For four glorious summers, Martine Grael grew up in Auckland, learning how to race sailboats.
At the turn of the millennium, eight-year-old Grael came to New Zealand from Brazil following her famous sailing father, Torben Grael. He was calling tactics for the Italian Prada campaign – who captured Kiwi hearts and sailed against Team New Zealand for the 2000 America’s Cup.
The Grael family lived in the Heritage Hotel in the heart of the city, and Martine and her elder brother, Marco, would go racing their optimist dinghies every weekend somewhere on the Hauraki Gulf.
“Mum would take us in a car, without a roof rack – but somehow she got two optis on board,” Martine, now 28, marvels.
“It was quite a big effort for Mum to take us sailing. I don’t know how she did it.”
Grael remembers racing an optimist in the first Sir Peter Blake Regatta in 2002, a year after the New Zealand sailing legend was killed by pirates in the Amazon. Sailed off Torbay, it’s now regarded as the world’s largest centreboard regatta; Marco Grael’s name is the first engraved on the Sir Peter Blake Memorial Trophy for the outstanding sailor of the regatta.
“It was hard,” admits Grael, whose family knew Sir Peter. “We feel so sorry for Kiwis that his death happened in our country.”
She also remembers the embarrassment of flipping her optimist right on the beach after a day’s racing.
“I was trying to get in to the beach with a big swell coming. I had instructions on how to get in, I just didn’t execute them very well,” she says. Dumped by the surf, all she was hoping was that her mast didn’t snap.
Twenty years later, Martine Grael is back on the Hauraki Gulf, but with only a slight chance of capsizing again.
The reigning Olympic champion is here to claim another major crown, the world 49erFX championship, being sailed this week on those same waters where she learned to race.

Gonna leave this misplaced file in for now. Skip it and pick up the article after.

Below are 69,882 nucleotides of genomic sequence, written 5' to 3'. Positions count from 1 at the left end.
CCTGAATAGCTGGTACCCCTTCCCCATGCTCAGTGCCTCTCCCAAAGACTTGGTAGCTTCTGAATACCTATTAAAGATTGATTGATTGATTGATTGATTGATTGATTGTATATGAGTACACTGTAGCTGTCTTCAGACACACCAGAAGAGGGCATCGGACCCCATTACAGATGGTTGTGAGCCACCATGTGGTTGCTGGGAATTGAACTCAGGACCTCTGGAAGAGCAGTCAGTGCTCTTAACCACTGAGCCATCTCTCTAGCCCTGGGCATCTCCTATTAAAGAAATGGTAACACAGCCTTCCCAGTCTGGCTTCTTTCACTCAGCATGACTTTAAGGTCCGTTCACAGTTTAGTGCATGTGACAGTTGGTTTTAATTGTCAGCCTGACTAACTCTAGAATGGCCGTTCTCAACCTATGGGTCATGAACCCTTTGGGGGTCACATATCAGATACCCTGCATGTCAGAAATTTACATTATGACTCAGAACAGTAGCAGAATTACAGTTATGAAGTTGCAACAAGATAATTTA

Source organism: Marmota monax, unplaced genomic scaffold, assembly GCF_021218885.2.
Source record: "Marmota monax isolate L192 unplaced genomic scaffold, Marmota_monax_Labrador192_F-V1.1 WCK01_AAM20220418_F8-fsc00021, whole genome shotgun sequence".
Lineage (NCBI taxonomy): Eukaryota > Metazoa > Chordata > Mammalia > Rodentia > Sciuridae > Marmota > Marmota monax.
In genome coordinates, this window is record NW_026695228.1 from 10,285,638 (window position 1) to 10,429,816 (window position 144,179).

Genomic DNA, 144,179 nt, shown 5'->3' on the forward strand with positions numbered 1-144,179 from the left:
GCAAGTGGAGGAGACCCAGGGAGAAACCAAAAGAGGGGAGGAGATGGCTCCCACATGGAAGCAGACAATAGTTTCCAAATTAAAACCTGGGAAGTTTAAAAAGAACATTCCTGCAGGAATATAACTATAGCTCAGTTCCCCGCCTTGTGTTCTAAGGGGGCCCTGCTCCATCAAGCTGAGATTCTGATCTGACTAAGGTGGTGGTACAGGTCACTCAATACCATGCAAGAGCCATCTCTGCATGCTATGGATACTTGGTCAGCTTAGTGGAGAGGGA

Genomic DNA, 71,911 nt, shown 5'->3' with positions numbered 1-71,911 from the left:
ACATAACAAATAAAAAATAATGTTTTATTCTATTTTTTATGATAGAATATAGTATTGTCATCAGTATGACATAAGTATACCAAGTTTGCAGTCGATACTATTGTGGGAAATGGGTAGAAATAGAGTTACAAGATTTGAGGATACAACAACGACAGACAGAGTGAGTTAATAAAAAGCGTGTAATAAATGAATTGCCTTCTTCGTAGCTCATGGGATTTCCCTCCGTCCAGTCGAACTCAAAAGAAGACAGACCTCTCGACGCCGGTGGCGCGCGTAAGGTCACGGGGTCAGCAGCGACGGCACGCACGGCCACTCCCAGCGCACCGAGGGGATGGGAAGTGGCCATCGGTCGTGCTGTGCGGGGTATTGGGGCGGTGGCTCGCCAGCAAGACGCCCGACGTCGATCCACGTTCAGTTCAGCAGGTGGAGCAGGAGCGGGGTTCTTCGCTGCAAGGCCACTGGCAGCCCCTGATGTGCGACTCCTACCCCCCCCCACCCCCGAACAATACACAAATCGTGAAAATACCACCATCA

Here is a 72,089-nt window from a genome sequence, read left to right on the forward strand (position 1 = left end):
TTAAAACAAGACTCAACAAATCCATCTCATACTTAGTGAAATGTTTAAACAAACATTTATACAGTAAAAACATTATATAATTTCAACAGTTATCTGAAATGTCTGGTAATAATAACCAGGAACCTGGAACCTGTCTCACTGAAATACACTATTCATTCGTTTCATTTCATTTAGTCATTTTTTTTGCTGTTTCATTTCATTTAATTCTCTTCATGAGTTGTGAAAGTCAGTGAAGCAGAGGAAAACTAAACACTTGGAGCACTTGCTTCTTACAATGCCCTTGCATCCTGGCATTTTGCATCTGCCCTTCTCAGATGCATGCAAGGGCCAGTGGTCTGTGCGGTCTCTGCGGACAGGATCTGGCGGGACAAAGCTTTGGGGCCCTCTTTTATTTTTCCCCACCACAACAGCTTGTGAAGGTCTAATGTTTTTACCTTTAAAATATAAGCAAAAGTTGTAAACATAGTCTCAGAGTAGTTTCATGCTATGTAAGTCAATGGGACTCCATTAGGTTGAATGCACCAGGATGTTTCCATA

Grael and her long-time sailing partner, Kahena Kunze, are the on-form crew to win the world title, eight months out from defending their Olympic title in Tokyo.
But Grael admits it will be difficult to beat their Kiwi rivals and regular training partners, Alex Maloney and Molly Meech – who were denied gold at the Rio Olympics by just two seconds in a dramatic final race.
This is, after all, their body of water (even if Grael can claim a little piece of it).
A sailing superstar
The Grael family are South American sailing royalty.
Martine’s great grandfather, Preben Schmidt, left Denmark and pioneered sailing in Brazil. Two of her great uncles were the first Brazilians to win a world title, and her father is regarded as one of the world’s most multi-talented sailors.
Torben Grael has won five Olympic medals, making him one of Brazil’s most decorated athletes. He’s also won the round-the-world race skippering Ericsson in 2008-09 and challenged three times for the America’s Cup.
He encouraged both of his children into sailing, and was Brazil’s team coach when they both sailed in their hometown Rio Olympics – Marco finishing 11th in the 49er (won by Kiwis Peter Burling and Blair Tuke), and Martine winning gold. It was the eighth Olympic medal for the Grael family.
“Winning at home, I don’t think it could get any better,” Martine Grael says. Thousands went wild on Flamengo Beach when Grael and Kunze won – and then capsized their boat. “I think I knew half the crowd there. It was truly a great moment.”
After the Olympics, Grael took a year off the 49erFX to pursue another ambition – to sail around the world in the Volvo Ocean Race.
She circumnavigated the globe in a mixed crew on board Akzo Nobel – an achievement she thought impossible.
“For me it was almost like the America’s Cup is now. I thought it was a little out of my reach, because I didn’t have any real offshore sailing experience,” she says. But with the rule change to encourage more women on boats, “suddenly it got a whole lot more interesting.”